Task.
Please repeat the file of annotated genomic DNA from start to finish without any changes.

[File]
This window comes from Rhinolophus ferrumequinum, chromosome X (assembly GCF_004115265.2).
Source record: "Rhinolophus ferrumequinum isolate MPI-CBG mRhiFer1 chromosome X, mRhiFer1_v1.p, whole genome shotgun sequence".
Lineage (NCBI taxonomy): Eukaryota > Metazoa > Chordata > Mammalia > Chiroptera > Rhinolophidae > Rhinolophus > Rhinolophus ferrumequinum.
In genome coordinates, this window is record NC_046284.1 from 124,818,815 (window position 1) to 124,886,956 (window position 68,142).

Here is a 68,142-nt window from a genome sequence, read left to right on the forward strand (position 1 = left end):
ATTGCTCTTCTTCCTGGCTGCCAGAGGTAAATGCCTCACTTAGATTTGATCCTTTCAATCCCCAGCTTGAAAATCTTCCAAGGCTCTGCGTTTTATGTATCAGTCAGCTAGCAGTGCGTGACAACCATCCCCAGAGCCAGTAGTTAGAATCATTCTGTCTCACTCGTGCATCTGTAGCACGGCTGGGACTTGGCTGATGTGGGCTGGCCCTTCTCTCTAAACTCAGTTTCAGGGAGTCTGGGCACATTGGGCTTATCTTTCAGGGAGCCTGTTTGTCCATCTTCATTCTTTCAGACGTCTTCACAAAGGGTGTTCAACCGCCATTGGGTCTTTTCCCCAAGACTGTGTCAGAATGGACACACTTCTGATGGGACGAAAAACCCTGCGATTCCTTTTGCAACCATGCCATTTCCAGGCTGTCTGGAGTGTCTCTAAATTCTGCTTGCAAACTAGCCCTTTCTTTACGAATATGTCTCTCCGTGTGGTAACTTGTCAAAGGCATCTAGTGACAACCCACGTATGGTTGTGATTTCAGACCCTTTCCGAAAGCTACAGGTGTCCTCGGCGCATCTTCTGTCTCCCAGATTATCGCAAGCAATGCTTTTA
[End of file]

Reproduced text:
This window comes from Rhinolophus ferrumequinum, chromosome X (assembly GCF_004115265.2).
Source record: "Rhinolophus ferrumequinum isolate MPI-CBG mRhiFer1 chromosome X, mRhiFer1_v1.p, whole genome shotgun sequence".
Lineage (NCBI taxonomy): Eukaryota > Metazoa > Chordata > Mammalia > Chiroptera > Rhinolophidae > Rhinolophus > Rhinolophus ferrumequinum.
In genome coordinates, this window is record NC_046284.1 from 124,818,815 (window position 1) to 124,886,956 (window position 68,142).

Here is a 68,142-nt window from a genome sequence, read left to right on the forward strand (position 1 = left end):
ATTGCTCTTCTTCCTGGCTGCCAGAGGTAAATGCCTCACTTAGATTTGATCCTTTCAATCCCCAGCTTGAAAATCTTCCAAGGCTCTGCGTTTTATGTATCAGTCAGCTAGCAGTGCGTGACAACCATCCCCAGAGCCAGTAGTTAGAATCATTCTGTCTCACTCGTGCATCTGTAGCACGGCTGGGACTTGGCTGATGTGGGCTGGCCCTTCTCTCTAAACTCAGTTTCAGGGAGTCTGGGCACATTGGGCTTATCTTTCAGGGAGCCTGTTTGTCCATCTTCATTCTTTCAGACGTCTTCACAAAGGGTGTTCAACCGCCATTGGGTCTTTTCCCCAAGACTGTGTCAGAATGGACACACTTCTGATGGGACGAAAAACCCTGCGATTCCTTTTGCAACCATGCCATTTCCAGGCTGTCTGGAGTGTCTCTAAATTCTGCTTGCAAACTAGCCCTTTCTTTACGAATATGTCTCTCCGTGTGGTAACTTGTCAAAGGCATCTAGTGACAACCCACGTATGGTTGTGATTTCAGACCCTTTCCGAAAGCTACAGGTGTCCTCGGCGCATCTTCTGTCTCCCAGATTATCGCAAGCAATGCTTTTA